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SINGULAIR PAEDIATRIC 4 MG GRANULES

Active substance(s): MONTELUKAST

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T06619

SINGULAIR® Paediatric 4 mg Granules
(montelukast sodium)

Patient Information Leaflet
Your medicine is called SINGULAIR Paediatric 4 mg Granules but will be referred to as
SINGULAIR Paediatric throughout the leaflet:
Read all of this leaflet carefully before you give this medicine to your child because it
contains important information.
• Keep this leaflet. You may need to read it again.
• If you have any further questions, ask your doctor or pharmacist.
• This medicine has been prescribed for your child only. Do not pass it on to others. It may harm
them, even if their signs of illness are the same as your child’s.
• If your child gets any side effects, talk to your doctor or pharmacist. This includes any possible
side effects not listed in this leaflet. See section 4.
What is in this leaflet
1. What SINGULAIR Paediatric is and what it is used for
2. What you need to know before your child takes SINGULAIR Paediatric
3. How to take SINGULAIR Paediatric
4. Possible side effects
5. How to store SINGULAIR Paediatric
6. Contents of the pack and other information

1. What SINGULAIR Paediatric is and what it is used for
What SINGULAIR Paediatric is
SINGULAIR Paediatric is a leukotriene receptor antagonist that blocks substances called
leukotrienes.
How SINGULAIR Paediatric works
Leukotrienes cause narrowing and swelling of airways in the lungs. By blocking leukotrienes,
SINGULAIR Paediatric improves asthma symptoms and helps control asthma.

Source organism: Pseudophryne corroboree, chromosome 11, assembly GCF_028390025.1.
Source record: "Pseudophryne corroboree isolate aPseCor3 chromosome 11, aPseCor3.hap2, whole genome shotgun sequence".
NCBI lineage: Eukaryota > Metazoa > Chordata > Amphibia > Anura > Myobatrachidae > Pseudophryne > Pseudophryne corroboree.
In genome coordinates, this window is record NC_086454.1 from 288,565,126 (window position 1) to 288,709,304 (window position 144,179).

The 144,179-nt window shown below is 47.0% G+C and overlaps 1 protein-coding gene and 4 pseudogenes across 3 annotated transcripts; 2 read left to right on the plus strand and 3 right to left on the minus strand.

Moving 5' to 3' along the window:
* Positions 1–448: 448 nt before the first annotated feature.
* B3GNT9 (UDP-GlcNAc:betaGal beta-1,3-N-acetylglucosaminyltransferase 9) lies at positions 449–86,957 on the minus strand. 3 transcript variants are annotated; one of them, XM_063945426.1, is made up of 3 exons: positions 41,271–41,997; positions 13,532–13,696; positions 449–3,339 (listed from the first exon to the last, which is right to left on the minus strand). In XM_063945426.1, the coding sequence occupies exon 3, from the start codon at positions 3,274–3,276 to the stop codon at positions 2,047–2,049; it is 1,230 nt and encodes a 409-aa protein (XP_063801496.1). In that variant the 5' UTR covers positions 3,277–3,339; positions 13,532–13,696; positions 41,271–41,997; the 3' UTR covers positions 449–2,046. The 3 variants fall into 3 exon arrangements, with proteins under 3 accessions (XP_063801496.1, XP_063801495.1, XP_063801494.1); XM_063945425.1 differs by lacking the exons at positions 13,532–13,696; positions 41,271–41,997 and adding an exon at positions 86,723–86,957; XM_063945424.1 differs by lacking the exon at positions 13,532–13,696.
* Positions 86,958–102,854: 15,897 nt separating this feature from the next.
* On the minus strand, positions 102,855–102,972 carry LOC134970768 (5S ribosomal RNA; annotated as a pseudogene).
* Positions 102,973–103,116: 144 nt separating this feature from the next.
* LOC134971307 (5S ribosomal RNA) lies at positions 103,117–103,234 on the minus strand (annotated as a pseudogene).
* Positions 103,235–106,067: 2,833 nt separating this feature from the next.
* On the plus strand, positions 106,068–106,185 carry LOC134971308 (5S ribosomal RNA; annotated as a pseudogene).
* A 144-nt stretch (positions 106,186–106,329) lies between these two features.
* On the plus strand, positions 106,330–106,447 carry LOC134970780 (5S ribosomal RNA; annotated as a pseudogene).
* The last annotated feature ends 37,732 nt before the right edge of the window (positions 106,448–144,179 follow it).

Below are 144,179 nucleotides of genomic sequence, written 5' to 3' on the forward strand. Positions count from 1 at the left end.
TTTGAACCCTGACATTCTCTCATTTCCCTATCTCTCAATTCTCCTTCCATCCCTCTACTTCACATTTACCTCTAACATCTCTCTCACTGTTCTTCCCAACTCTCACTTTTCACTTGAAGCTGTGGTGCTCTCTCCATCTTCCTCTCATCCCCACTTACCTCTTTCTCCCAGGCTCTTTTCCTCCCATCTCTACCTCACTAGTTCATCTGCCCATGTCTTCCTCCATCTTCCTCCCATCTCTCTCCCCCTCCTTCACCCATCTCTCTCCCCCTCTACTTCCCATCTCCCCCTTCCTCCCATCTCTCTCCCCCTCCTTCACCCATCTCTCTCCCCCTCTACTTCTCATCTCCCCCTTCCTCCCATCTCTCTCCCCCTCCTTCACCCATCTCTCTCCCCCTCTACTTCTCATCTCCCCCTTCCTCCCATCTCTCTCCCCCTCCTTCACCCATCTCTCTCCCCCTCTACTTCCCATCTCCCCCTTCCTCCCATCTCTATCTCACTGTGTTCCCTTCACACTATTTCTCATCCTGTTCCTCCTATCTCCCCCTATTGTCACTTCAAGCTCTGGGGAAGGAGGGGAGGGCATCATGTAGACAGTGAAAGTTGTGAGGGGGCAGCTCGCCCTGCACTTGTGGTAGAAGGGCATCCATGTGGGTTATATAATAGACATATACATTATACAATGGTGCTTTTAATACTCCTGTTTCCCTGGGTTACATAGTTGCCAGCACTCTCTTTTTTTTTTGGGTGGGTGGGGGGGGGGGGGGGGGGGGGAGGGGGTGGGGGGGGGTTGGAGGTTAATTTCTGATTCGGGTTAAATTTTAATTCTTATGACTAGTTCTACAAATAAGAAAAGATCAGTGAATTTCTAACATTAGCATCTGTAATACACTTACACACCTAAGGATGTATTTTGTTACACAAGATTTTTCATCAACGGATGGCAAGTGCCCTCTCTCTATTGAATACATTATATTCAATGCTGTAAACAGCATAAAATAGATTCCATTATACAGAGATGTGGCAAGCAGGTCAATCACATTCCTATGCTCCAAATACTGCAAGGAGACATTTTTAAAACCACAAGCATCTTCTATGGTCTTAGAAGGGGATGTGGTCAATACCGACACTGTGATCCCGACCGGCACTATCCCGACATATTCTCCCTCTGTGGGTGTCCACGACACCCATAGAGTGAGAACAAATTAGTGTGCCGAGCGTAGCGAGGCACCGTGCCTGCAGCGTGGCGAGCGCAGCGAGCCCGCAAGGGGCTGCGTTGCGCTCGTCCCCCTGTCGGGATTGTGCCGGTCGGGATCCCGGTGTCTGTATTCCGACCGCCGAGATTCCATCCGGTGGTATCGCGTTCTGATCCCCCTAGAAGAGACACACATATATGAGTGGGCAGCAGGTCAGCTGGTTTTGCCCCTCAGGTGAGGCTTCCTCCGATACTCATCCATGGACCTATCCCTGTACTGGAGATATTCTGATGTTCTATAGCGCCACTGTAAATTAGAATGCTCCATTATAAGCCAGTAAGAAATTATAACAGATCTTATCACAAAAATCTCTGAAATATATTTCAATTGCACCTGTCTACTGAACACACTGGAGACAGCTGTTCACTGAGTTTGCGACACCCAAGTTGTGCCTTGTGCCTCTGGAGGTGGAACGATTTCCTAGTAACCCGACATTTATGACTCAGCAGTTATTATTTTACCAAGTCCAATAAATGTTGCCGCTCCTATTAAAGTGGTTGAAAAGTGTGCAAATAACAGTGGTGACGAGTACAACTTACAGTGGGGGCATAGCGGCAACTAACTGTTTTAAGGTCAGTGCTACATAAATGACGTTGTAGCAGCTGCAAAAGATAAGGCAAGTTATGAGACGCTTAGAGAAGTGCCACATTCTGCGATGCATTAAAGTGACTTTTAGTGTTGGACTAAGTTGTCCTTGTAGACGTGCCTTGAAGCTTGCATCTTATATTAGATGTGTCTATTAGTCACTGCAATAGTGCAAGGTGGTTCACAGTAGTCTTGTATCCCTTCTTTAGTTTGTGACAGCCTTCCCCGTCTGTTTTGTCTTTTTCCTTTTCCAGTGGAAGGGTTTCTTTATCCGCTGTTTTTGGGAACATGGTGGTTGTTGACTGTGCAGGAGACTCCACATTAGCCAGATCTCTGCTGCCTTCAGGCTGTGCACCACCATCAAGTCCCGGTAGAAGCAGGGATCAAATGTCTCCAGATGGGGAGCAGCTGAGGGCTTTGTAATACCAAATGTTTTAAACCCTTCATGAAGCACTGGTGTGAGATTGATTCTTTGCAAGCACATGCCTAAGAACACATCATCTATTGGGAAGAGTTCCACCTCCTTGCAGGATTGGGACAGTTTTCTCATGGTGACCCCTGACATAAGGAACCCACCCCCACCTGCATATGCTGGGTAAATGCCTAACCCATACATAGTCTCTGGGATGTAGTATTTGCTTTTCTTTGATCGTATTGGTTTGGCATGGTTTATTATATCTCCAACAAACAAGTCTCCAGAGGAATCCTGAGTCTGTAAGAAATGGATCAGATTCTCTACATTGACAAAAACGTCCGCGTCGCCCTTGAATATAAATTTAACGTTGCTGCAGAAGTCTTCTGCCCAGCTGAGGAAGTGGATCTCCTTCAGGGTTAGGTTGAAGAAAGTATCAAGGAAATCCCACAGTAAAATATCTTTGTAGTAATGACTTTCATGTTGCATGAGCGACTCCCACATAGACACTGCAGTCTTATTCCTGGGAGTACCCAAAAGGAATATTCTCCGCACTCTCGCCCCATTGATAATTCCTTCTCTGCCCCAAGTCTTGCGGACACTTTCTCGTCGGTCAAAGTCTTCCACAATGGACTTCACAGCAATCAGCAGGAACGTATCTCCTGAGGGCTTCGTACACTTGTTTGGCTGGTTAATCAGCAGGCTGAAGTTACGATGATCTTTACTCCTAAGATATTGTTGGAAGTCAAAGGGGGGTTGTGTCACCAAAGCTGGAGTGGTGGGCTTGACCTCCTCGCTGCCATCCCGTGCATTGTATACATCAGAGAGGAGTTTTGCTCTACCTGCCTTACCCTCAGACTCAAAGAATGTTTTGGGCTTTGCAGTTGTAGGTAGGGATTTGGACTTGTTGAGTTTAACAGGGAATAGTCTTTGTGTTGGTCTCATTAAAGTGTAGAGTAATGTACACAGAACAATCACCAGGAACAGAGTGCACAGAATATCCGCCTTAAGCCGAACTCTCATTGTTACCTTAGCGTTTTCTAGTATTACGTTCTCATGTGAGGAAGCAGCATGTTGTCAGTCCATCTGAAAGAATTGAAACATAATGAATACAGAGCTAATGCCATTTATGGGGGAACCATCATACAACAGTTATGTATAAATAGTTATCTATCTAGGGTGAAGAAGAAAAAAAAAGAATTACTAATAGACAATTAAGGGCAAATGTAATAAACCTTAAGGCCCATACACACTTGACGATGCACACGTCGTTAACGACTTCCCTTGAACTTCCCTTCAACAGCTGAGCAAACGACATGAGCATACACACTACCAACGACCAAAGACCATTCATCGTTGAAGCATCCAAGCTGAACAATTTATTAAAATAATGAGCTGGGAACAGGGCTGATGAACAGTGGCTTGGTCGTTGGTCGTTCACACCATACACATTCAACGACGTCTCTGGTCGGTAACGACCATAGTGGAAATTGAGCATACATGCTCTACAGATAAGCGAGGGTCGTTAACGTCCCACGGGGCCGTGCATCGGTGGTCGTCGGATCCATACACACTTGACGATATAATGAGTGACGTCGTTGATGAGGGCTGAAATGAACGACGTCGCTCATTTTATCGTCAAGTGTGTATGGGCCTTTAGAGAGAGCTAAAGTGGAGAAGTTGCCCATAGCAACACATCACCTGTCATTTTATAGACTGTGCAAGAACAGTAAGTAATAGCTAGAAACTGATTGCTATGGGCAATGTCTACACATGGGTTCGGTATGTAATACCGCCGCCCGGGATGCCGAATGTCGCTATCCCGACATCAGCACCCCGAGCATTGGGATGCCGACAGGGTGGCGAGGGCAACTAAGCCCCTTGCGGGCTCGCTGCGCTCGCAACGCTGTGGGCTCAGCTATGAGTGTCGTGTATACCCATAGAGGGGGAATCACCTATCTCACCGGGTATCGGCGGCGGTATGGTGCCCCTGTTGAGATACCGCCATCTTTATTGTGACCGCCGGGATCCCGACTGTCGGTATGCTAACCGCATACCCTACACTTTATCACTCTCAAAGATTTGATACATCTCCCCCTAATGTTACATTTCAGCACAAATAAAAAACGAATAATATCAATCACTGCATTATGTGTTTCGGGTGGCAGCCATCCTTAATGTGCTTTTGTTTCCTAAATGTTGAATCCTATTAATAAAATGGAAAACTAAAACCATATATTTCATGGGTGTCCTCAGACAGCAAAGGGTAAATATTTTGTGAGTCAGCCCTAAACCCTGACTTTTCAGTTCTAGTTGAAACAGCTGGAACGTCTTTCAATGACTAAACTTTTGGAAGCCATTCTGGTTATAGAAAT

When SINGULAIR Paediatric should be used
Your doctor has prescribed SINGULAIR Paediatric to treat your child’s asthma, preventing
asthma symptoms during the day and night.
• SINGULAIR Paediatric is used for the treatment of 6 months to 5 year old patients who are
not adequately controlled on their medication and need additional therapy.
• SINGULAIR Paediatric may also be used as an alternative treatment to inhaled
corticosteroids for 2 to 5 year old patients who have not recently taken oral corticosteroids for
their asthma and have shown that they are unable to use inhaled corticosteroids.
• SINGULAIR Paediatric also helps prevent the narrowing of airways triggered by exercise for
patients 2 years of age and older.
Your doctor will determine how SINGULAIR Paediatric should be used depending on the
symptoms and severity of your child's asthma.
What is asthma?
Asthma is a long-term disease.
Asthma includes:
• difficulty breathing because of narrowed airways. This narrowing of airways worsens and
improves in response to various conditions.
• sensitive airways that react to many things, such as cigarette smoke, pollen, cold air,
or exercise.
• swelling (inflammation) in the lining of the airways.
Symptoms of asthma include: Coughing, wheezing, and chest tightness.

2. What you need to know before your child takes SINGULAIR Paediatric
Tell your doctor about any medical problems or allergies your child has now or has had.
Do not give SINGULAIR Paediatric to your child
• if he/she is allergic to montelukast or any of the other ingredients of this medicine
(listed in section 6).
Warnings and precautions
Talk to your doctor or pharmacist before you give SINGULAIR Paediatric to your child.
• If your child’s asthma or breathing gets worse, tell your doctor immediately.
• Oral SINGULAIR Paediatric is not meant to treat acute asthma attacks. If an attack occurs,
follow the instructions your doctor has given you for your child. Always have your child’s
inhaled rescue medicine for asthma attacks with you.